Isentropic Exergy and Pressure of the Shock Wave Caused by the Explosion of a Pressure Vessel
Kurttila, Heikki (2003-11-14)
Acta Universitatis LappeenrantaensisURN:ISSN:1456-4491
Julkaisun pysyvä osoite on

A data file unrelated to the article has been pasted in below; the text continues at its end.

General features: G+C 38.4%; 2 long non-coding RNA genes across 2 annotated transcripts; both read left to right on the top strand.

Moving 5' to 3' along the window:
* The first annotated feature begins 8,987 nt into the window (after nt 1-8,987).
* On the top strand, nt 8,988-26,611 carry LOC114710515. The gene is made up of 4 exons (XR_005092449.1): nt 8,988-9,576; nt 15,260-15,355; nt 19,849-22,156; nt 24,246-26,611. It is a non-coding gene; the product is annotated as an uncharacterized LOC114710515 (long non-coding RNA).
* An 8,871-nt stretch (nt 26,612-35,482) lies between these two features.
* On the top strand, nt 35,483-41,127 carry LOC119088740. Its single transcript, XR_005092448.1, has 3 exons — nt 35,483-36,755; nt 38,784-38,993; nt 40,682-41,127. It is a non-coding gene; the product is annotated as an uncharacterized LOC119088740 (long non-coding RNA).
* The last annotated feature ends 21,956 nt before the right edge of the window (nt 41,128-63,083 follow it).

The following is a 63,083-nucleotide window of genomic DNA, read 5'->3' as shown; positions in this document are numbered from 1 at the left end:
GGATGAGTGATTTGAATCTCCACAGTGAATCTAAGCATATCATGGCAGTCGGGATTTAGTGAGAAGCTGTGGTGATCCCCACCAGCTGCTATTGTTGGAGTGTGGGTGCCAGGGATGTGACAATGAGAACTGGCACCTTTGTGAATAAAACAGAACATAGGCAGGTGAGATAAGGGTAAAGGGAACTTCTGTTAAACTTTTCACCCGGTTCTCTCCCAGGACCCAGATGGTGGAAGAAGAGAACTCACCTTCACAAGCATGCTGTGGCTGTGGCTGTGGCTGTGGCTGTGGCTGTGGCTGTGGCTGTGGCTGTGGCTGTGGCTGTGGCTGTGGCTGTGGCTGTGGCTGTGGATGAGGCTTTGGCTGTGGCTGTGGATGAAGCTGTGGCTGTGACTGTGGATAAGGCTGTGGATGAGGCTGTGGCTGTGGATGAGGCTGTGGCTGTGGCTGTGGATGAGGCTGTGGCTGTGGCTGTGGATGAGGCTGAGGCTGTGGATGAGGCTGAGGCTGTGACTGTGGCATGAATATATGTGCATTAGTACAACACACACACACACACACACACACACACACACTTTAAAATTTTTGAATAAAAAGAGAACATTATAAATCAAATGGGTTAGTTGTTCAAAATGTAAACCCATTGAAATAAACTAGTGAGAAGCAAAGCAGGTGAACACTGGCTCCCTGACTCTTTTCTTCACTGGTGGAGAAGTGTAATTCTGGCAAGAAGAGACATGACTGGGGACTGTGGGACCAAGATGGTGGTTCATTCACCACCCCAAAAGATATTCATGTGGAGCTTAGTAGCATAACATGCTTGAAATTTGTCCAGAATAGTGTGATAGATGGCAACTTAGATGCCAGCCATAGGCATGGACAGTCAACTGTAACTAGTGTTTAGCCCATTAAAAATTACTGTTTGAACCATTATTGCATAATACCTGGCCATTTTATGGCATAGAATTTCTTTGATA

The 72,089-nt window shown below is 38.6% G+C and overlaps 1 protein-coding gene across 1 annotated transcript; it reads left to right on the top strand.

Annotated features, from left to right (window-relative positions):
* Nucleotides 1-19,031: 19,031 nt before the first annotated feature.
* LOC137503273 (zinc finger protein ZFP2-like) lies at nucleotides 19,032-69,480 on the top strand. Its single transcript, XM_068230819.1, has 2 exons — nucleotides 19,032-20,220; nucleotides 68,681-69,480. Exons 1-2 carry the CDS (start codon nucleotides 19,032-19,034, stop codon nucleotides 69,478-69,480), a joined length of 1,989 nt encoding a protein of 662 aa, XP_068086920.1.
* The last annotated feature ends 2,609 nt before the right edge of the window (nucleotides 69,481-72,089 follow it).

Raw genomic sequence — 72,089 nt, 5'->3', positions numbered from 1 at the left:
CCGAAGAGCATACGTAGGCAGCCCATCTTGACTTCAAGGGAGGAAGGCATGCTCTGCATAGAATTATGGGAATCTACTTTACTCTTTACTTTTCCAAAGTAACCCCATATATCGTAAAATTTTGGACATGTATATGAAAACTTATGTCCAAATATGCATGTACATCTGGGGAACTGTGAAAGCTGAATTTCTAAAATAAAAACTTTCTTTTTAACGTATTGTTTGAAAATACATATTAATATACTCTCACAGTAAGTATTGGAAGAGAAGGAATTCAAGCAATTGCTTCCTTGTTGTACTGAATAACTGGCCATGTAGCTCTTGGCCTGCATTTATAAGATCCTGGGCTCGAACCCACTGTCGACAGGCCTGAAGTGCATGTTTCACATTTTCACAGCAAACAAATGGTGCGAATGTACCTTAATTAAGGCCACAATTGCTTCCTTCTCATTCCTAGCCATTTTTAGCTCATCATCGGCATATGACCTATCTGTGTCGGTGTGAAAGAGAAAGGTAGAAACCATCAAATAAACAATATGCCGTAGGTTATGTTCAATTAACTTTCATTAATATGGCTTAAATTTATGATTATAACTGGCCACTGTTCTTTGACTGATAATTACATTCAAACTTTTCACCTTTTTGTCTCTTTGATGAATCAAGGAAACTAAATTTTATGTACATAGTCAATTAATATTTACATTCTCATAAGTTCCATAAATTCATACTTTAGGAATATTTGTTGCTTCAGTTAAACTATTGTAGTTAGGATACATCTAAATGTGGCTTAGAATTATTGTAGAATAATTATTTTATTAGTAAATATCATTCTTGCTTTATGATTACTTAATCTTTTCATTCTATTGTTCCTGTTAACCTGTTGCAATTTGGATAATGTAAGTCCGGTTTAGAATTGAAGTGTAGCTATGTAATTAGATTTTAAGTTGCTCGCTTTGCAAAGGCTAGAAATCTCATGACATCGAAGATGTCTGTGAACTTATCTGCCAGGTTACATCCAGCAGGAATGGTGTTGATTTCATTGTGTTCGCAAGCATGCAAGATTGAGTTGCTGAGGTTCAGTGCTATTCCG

An accidental burst of a pressure vessel is an uncontrollable and explosion-like batch process. In this study it is called an explosion. The destructive effectof a pressure vessel explosion is relative to the amount of energy released in it. However, in the field of pressure vessel safety, a mutual understanding concerning the definition of explosion energy has not yet been achieved. In this study the definition of isentropic exergy is presented. Isentropic exergy is the greatest possible destructive energy which can be obtained from a pressure vessel explosion when its state changes in an isentropic way from the initial to the final state. Finally, after the change process, the gas has similar pressure and flow velocity as the environment. Isentropic exergy differs from common exergy inthat the process is assumed to be isentropic and the final gas temperature usually differs from the ambient temperature. The explosion process is so fast that there is no time for the significant heat exchange needed for the common exergy.Therefore an explosion is better characterized by isentropic exergy. Isentropicexergy is a characteristic of a pressure vessel and it is simple to calculate. Isentropic exergy can be defined also for any thermodynamic system, such as the shock wave system developing around an exploding pressure vessel. At the beginning of the explosion process the shock wave system has the same isentropic exergyas the pressure vessel. When the system expands to the environment, its isentropic exergy decreases because of the increase of entropy in the shock wave. The shock wave system contains the pressure vessel gas and a growing amount of ambient gas. The destructive effect of the shock wave on the ambient structures decreases when its distance from the starting point increases. This arises firstly from the fact that the shock wave system is distributed to a larger space. Secondly, the increase of entropy in the shock waves reduces the amount of isentropic exergy. Equations concerning the change of isentropic exergy in shock waves are derived. By means of isentropic exergy and the known flow theories, equations illustrating the pressure of the shock wave as a function of distance are derived. Amethod is proposed as an application of the equations. The method is applicablefor all shapes of pressure vessels in general use, such as spheres, cylinders and tubes. The results of this method are compared to measurements made by various researchers and to accident reports on pressure vessel explosions. The test measurements are found to be analogous with the proposed method and the findings in the accident reports are not controversial to it.
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